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What Is the Cost of Financial Independence?

Hint: Being able to live on less money helps

How Much Do You Need for Financial Independence?


How much would financial freedom cost? These tips may point towards saving money.

As Independence Day approaches, it's a great time to ponder your own financial freedom and how soon you'll get there. A good question to ask yourself in determining that is, "how much money will I need in my portfolio?" The answer to that question depends on how much money you'll need each year, beyond Social Security payments and any possible pension.

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What's a safe amount of money to withdraw from your portfolio without risking running out of cash before you die? An old rule of thumb is 4 percent, increasing with inflation annually. That means you could withdraw $4,000 each year for every $100,000 you have saved. While this may not sound like much, if inflation is 2 percent annually, that amounts to $4,080 the second year, increasing to $6,562 a year by year 25. With a balanced portfolio of half stocks and half bonds, you'd have a 90 percent probability of not outliving your money over the next 25 years, based on historical market returns.

But because bonds are paying so little today while stocks are pretty richly valued, many market experts are now predicting lower returns than the historic averages. So I recommend a portfolio spending rate of 3.5 percent, rather than 4 percent. That's for a portfolio of about half stocks and half bonds. (To run the numbers, I used a helpful calculating tool from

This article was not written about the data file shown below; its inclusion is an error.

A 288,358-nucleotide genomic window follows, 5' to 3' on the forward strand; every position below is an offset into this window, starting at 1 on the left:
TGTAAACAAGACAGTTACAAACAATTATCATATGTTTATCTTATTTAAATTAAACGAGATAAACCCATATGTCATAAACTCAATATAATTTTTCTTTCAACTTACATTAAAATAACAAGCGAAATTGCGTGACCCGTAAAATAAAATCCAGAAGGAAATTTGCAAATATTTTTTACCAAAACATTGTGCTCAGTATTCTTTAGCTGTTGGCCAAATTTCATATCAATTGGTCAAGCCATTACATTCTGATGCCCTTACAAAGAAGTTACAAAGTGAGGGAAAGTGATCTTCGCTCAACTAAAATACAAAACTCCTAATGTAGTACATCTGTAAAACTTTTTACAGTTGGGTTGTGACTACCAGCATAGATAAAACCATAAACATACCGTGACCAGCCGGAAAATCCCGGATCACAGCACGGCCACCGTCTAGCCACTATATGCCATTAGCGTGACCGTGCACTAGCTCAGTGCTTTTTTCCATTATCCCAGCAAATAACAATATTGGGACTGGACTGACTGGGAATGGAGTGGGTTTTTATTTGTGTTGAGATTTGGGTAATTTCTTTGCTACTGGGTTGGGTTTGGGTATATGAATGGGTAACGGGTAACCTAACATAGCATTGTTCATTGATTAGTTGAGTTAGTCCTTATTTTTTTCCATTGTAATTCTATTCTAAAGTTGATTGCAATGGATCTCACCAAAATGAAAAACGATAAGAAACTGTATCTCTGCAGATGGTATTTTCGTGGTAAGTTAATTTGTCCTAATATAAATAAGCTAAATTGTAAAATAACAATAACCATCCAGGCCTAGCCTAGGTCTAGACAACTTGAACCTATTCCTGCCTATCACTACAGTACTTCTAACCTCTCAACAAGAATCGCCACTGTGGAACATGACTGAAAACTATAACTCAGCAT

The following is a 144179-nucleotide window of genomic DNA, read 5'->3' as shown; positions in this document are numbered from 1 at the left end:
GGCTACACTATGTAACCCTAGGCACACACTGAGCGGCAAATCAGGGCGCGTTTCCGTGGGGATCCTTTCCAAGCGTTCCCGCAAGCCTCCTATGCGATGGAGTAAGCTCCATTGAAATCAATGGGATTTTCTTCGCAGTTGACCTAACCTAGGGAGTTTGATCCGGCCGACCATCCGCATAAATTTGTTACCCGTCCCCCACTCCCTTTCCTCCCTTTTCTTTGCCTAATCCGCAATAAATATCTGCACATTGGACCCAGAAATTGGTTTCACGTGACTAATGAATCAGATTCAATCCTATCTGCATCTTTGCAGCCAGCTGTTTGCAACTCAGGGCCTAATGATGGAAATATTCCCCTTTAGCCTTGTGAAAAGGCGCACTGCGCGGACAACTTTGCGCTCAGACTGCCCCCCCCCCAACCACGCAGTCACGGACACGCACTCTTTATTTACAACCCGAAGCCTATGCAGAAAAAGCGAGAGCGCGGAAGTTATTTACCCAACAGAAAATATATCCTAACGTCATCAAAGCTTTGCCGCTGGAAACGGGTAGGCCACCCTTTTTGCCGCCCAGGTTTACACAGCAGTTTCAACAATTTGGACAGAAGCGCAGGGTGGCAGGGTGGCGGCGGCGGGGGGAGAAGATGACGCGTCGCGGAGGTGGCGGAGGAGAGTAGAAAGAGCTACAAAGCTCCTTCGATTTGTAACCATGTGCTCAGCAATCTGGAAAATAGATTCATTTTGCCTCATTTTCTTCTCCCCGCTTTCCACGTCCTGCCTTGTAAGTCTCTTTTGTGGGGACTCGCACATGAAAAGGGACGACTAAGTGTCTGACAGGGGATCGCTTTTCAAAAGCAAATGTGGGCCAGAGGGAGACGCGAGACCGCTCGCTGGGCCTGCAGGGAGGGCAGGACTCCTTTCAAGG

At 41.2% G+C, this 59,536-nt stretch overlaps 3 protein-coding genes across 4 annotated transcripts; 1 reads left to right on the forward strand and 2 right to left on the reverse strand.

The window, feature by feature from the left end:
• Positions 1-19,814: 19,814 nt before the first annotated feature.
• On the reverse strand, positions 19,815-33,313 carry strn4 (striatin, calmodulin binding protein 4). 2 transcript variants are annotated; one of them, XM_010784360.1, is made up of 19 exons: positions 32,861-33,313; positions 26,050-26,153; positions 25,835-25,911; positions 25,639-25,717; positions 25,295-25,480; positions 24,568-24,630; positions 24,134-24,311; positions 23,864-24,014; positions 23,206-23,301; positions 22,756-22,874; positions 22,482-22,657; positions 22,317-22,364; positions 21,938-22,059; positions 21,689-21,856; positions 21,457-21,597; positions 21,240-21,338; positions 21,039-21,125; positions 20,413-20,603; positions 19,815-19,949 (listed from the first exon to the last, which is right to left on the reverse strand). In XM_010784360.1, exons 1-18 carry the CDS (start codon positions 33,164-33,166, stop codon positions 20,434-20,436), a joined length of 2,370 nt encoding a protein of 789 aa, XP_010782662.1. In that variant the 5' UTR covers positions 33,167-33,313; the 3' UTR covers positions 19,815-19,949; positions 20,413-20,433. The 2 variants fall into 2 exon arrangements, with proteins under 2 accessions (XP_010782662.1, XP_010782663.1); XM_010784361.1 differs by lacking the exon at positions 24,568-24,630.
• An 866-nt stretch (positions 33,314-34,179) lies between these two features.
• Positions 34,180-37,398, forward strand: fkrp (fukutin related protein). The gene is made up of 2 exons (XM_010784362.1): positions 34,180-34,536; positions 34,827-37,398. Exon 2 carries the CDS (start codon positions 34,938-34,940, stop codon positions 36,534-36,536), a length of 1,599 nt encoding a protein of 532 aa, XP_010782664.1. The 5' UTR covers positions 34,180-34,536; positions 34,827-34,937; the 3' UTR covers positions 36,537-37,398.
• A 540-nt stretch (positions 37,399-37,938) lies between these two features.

With a 3.5 percent spending rate, you can withdraw $3,500 for every $100,000 you've saved, and increase it each year with inflation. This means that if you need $10,000 a year beyond Social Security and pension payments, you need a portfolio of just under $286,000. Of course, those who are older and have a shorter life expectancy can spend more.

Some experts argue that it's OK to spend more in the earlier years of retirement because data show that later on, we don't spend as much money on entertainment, recreation and travel. While that's true, there are other expenditures, such as medical costs, that can increase.

See also: 11 Items Cheaper in Retirement

My Take

Research indicates that spending more money buys short-term — but very little long-term — happiness. Living on less not only gets you to financial independence sooner, but it also increases the odds that your financial freedom will last your lifetime. I'd stick to the 3.5 percent spending rule in retirement. If you find that that rate is too conservative, you can always boost it later. That's a much easier problem to solve than spending too much and running out of money.

Wishing you all a happy Independence Day, as well as the financial independence to one day pursue whatever gives your life meaning.

Allan Roth is the founder of Wealth Logic, an hourly based financial planning firm in Colorado Springs, Colo. He has taught investing and finance at universities and written for Money Magazine, the Wall Street Journal and other publications. His contributions aren't meant to convey specific investment advice.